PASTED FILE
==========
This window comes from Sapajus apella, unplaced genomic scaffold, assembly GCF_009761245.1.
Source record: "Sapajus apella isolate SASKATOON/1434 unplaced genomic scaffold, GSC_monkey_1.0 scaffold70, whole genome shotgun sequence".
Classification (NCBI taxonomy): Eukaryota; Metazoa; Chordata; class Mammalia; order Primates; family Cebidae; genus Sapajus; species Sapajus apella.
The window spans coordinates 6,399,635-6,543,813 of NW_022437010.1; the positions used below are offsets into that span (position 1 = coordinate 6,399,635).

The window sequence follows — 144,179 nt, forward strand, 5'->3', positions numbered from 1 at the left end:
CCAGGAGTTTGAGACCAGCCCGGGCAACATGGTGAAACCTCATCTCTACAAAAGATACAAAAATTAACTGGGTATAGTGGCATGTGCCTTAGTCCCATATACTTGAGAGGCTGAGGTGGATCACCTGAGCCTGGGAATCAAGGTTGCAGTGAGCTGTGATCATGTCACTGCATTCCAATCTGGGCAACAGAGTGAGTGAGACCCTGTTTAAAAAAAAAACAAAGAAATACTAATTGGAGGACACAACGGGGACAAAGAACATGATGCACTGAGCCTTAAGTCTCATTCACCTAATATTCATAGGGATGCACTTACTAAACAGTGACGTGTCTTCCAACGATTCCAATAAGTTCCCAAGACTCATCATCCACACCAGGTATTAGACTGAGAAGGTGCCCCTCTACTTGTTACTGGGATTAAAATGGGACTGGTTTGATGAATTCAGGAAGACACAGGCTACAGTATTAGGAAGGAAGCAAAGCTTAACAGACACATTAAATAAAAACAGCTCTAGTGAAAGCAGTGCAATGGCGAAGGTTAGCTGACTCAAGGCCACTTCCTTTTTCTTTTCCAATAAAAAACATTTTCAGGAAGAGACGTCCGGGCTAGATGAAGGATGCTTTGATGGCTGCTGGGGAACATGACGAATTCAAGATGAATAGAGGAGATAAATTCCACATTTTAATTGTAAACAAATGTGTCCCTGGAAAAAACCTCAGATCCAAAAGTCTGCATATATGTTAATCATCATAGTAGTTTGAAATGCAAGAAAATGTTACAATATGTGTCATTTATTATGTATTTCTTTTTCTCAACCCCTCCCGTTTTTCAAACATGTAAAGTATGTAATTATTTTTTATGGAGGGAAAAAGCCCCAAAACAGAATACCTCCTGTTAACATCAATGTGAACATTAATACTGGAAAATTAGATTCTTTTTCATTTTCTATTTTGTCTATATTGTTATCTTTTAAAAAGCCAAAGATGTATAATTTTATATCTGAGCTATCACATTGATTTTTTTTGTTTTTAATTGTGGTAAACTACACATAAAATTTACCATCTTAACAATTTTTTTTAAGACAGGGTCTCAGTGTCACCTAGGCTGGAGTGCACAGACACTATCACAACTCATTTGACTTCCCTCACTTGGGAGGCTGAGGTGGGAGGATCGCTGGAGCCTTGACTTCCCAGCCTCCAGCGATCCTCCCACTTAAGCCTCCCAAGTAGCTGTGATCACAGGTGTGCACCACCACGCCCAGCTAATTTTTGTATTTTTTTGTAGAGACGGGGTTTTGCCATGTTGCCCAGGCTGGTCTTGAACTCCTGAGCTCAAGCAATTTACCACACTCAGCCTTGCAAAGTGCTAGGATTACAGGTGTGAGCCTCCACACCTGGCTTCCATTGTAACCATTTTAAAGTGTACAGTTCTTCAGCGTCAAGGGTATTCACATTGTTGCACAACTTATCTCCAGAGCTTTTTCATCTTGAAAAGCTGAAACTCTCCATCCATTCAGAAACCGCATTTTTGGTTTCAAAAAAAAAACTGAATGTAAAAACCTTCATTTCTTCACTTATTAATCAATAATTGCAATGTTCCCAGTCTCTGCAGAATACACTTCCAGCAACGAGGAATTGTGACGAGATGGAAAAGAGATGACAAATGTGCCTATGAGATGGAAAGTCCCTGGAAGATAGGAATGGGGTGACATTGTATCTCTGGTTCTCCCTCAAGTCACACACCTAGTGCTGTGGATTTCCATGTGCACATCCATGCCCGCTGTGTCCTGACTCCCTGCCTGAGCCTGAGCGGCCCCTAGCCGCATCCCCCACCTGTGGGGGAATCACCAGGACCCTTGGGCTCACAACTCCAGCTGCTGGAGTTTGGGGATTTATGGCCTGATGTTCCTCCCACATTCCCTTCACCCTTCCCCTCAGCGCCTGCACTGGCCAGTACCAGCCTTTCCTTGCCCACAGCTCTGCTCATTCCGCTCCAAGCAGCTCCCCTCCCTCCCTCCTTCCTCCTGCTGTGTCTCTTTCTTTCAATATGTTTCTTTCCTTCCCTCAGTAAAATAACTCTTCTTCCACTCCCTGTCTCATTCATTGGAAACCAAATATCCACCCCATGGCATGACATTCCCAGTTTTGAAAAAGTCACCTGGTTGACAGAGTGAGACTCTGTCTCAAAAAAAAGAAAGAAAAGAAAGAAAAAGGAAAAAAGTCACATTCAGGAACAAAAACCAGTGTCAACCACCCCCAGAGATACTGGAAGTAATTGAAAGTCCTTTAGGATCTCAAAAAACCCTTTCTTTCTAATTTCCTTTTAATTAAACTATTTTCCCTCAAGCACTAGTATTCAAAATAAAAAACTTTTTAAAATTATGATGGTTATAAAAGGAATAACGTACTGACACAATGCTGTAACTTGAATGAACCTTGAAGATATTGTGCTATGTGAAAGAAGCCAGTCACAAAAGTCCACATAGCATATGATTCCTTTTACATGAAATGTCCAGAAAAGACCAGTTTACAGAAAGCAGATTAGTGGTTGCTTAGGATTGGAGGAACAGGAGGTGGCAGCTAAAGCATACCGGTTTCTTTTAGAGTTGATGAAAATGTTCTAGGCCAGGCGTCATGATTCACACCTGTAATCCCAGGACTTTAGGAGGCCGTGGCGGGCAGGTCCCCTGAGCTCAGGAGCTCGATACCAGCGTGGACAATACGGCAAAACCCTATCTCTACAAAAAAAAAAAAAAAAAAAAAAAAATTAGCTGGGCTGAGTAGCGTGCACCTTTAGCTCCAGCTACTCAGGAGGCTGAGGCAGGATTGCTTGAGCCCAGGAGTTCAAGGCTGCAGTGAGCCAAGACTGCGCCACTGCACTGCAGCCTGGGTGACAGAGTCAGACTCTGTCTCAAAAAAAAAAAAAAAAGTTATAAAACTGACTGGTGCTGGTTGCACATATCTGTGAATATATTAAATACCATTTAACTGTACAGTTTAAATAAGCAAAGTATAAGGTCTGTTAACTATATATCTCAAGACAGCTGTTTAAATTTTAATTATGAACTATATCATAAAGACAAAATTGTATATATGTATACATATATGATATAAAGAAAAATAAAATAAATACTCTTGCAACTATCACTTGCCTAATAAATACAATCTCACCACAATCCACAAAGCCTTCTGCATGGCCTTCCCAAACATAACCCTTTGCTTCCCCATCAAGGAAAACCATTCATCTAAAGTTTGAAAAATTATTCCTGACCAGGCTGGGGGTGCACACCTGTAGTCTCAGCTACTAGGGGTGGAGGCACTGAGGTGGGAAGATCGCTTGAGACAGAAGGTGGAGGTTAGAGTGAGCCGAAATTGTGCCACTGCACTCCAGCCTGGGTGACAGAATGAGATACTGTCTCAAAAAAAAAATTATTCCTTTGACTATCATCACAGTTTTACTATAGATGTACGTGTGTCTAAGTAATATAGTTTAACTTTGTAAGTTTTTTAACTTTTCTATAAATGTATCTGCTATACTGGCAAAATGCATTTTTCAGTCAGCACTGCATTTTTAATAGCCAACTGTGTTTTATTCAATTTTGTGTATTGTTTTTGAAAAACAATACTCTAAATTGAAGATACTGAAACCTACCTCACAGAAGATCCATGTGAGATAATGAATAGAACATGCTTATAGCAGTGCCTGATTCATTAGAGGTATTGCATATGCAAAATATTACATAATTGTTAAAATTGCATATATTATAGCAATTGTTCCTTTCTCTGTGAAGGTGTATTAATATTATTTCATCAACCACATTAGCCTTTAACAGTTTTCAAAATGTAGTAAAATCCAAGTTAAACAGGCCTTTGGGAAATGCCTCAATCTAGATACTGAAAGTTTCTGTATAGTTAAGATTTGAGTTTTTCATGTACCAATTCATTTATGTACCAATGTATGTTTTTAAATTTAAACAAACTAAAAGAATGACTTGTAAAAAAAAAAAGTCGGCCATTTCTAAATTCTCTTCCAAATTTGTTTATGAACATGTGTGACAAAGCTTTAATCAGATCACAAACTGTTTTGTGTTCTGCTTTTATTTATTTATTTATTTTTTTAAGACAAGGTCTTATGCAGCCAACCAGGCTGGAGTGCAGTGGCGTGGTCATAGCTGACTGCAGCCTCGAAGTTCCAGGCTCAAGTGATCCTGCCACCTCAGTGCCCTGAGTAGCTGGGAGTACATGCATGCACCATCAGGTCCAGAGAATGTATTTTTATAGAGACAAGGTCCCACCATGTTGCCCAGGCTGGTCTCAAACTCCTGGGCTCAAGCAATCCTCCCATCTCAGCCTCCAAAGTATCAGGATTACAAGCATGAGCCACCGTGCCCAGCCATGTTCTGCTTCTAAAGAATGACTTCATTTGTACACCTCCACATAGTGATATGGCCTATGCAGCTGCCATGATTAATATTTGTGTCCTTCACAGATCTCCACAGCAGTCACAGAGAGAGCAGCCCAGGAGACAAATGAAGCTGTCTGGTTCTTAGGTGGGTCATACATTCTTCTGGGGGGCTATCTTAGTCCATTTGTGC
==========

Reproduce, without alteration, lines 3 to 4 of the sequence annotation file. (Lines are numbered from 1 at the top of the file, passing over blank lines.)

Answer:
Classification (NCBI taxonomy): Eukaryota; Metazoa; Chordata; class Mammalia; order Primates; family Cebidae; genus Sapajus; species Sapajus apella.
The window spans coordinates 6,399,635-6,543,813 of NW_022437010.1; the positions used below are offsets into that span (position 1 = coordinate 6,399,635).